Why You Should Complete a Skills Matrix and the Secret to Filling One OutThe last thing the Recruiter wants to do is waste your time. However, they do need your help highlighting your relevant experience and qualifications that make you a great fit for the job. You would be wise to question any Recruiter who claims they can take your resume as-is, update it and complete the matrix for you. While this seems like a great time-saver, you are the only person who can legitimately explain how your experience matches the client’s job requirements. The risks in allowing an agency to take your resume and run with it is: 1) the resume becomes full of fabricated experience that may or may not make sense – not all recruiters may understand the complexity of your skills; or, 2) you and the Recruiter spend a lot more time going back and forth on the details in the 11th hour. The outcome of either scenario is going to be negative. Collaborating with the Recruiter on tailoring your resume and completing the matrix is the best option to increase your chances of winning the contract.

What is a Grid/Matrix?

A matrix, also sometimes referred to as a grid, is client-mandated, and usually required when the staffing agency must submit a proposal to their client in response to an RFP, rather than simply submitting a few resumes to the client. The matrix is a document with a table that the client developed, which often includes mandatory and point-rated requirements in one column, and a space in the other column for the candidate to explain their relevant experience and qualifications. The purpose of the matrix is to demonstrate how the candidate meets all the client’s requirements.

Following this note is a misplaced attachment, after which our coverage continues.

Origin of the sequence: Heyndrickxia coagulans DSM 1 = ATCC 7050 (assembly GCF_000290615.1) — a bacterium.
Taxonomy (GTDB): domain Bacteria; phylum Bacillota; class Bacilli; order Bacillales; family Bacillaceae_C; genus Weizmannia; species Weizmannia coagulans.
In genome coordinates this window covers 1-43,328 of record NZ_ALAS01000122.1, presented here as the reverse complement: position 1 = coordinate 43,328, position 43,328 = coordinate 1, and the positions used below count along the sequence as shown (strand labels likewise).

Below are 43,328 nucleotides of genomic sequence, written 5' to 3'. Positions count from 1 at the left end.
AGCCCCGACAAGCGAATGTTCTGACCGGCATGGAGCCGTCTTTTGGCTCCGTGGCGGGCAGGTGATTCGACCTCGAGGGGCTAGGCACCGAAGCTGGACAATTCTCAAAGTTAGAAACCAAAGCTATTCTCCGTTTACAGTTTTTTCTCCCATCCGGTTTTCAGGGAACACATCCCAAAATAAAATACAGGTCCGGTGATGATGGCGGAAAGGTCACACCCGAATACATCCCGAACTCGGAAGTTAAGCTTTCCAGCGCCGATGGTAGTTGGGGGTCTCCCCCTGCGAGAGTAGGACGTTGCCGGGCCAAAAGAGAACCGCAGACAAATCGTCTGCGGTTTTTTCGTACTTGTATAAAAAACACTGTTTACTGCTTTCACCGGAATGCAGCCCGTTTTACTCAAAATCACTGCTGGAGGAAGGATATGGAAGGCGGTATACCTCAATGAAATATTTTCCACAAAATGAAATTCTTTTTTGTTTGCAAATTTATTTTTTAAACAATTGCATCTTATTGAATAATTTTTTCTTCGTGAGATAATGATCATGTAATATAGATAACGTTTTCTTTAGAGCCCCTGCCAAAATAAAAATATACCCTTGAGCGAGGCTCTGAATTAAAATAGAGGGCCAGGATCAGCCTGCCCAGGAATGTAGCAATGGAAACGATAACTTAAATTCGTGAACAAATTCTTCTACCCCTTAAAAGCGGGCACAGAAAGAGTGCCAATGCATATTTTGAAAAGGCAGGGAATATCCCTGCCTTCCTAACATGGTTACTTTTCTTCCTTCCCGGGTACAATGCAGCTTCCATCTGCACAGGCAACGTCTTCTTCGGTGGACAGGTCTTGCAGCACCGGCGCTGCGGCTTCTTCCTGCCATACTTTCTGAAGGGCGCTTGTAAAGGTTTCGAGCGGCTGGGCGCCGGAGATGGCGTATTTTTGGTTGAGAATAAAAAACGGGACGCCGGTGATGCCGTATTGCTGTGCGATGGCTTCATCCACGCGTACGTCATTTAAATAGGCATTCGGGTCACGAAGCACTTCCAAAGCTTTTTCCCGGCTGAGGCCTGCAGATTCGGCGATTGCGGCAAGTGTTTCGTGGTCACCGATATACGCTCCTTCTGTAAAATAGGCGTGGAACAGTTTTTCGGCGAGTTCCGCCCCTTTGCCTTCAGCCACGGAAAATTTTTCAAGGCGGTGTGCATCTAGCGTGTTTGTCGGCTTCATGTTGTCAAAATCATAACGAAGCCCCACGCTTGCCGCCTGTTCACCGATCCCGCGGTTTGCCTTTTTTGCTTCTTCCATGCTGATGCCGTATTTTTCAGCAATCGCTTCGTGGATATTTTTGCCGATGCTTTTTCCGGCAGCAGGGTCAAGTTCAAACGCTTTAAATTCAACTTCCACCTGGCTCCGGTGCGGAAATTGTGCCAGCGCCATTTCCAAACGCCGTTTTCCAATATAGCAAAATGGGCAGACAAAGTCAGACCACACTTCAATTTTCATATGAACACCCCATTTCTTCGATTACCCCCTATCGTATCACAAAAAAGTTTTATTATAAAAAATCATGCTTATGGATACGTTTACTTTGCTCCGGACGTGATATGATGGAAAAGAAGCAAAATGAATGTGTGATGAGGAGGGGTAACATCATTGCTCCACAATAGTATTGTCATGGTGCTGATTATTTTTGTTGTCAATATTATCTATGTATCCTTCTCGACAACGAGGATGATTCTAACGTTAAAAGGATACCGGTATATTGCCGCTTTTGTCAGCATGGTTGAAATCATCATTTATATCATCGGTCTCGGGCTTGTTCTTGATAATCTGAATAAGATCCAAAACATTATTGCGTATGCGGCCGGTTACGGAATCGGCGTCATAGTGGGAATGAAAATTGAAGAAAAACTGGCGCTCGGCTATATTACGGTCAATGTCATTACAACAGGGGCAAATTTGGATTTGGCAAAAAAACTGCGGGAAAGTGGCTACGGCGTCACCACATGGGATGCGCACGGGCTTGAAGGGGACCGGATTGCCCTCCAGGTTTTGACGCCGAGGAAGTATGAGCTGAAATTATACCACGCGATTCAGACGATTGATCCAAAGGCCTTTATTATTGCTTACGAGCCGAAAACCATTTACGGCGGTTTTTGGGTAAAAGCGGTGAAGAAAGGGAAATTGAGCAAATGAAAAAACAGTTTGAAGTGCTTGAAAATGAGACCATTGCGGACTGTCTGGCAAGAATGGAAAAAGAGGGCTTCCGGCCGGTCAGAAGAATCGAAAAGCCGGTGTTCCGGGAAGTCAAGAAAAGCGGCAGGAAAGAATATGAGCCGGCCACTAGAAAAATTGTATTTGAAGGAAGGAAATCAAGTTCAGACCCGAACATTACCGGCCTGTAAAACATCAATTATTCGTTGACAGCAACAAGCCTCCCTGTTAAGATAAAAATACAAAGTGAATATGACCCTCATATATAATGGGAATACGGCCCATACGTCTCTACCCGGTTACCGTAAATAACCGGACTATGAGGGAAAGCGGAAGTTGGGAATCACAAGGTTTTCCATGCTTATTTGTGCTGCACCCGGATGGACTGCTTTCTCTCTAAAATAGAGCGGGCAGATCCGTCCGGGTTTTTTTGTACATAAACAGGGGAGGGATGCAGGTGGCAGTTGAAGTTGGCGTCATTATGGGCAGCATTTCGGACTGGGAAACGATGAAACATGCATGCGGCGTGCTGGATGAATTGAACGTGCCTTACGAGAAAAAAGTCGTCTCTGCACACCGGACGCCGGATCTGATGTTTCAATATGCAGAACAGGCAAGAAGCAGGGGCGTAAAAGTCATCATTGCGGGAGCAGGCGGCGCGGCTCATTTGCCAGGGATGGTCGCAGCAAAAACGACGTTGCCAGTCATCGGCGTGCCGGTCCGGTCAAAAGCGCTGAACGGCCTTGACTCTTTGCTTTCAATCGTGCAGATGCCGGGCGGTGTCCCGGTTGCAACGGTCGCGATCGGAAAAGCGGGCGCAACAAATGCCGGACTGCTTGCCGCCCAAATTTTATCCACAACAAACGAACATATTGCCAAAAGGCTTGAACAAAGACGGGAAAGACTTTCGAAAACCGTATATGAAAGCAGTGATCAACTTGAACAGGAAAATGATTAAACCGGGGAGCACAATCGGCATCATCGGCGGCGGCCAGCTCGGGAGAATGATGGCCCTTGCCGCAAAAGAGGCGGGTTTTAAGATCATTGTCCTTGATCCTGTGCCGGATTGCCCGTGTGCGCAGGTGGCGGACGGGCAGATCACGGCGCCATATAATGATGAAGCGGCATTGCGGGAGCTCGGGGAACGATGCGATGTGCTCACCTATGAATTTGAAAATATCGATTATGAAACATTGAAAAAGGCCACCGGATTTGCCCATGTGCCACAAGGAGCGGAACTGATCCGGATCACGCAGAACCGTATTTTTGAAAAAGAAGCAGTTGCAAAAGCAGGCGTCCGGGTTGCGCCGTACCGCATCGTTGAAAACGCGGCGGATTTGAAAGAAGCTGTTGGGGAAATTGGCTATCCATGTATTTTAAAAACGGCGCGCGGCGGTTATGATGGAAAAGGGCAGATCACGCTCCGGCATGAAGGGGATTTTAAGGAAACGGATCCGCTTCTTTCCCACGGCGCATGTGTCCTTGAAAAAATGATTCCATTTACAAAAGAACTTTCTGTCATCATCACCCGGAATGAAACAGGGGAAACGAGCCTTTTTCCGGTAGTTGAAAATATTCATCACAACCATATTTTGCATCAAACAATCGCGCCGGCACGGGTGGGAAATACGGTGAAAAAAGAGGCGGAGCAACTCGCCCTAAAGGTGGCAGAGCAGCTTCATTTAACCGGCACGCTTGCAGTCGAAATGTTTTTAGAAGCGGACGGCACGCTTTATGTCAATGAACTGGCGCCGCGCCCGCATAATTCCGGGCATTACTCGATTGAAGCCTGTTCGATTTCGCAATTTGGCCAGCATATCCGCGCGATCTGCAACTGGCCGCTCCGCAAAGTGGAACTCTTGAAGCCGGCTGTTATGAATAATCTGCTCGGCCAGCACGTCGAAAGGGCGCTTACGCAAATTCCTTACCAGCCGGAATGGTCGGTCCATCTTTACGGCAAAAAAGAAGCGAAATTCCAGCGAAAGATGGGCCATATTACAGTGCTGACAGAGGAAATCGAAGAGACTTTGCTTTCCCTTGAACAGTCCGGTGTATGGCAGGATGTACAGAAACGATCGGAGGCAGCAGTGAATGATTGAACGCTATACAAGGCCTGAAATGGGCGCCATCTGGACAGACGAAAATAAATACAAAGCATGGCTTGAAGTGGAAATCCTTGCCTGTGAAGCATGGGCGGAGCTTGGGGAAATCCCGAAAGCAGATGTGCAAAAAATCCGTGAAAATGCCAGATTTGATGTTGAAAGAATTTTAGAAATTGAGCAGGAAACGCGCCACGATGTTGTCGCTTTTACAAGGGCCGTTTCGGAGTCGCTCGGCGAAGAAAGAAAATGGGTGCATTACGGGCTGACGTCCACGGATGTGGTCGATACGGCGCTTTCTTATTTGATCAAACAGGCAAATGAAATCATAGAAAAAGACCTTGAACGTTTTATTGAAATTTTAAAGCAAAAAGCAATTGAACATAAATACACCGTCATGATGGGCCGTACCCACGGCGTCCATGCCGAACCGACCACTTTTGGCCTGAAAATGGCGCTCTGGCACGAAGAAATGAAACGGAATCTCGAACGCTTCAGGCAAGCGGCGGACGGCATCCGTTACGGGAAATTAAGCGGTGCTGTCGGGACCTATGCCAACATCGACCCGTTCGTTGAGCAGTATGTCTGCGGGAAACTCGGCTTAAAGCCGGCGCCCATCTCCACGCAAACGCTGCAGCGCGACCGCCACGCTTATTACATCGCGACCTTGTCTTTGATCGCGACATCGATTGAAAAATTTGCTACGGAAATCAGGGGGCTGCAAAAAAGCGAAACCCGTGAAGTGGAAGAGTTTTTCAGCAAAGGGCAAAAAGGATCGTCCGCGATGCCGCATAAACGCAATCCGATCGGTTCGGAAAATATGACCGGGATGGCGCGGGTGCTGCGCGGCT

What Makes a Successful Matrix?

The key to submitting a winning matrix to a client is detail. Usually, if a candidate is requested through an RFP process, it means 1) there will be many other applicants, and 2) the client must back-up their selection by clearly demonstrating they chose the candidate who meets all the job requirements. As such, if you want a shot at winning a contract that requires a proposal submission, you must be prepared to show as much evidence of your experience as possible.

What Should You Do If Your IT Contract Requires a Matrix?

If your Recruiter tells you your submission will require you to complete a matrix or grid, try not to run for the hills. Keep in mind that many other candidates will also pass up on the opportunity, so you’re already more competitive by proceeding. Here are a few tips to make the process easier and more efficient for yourself: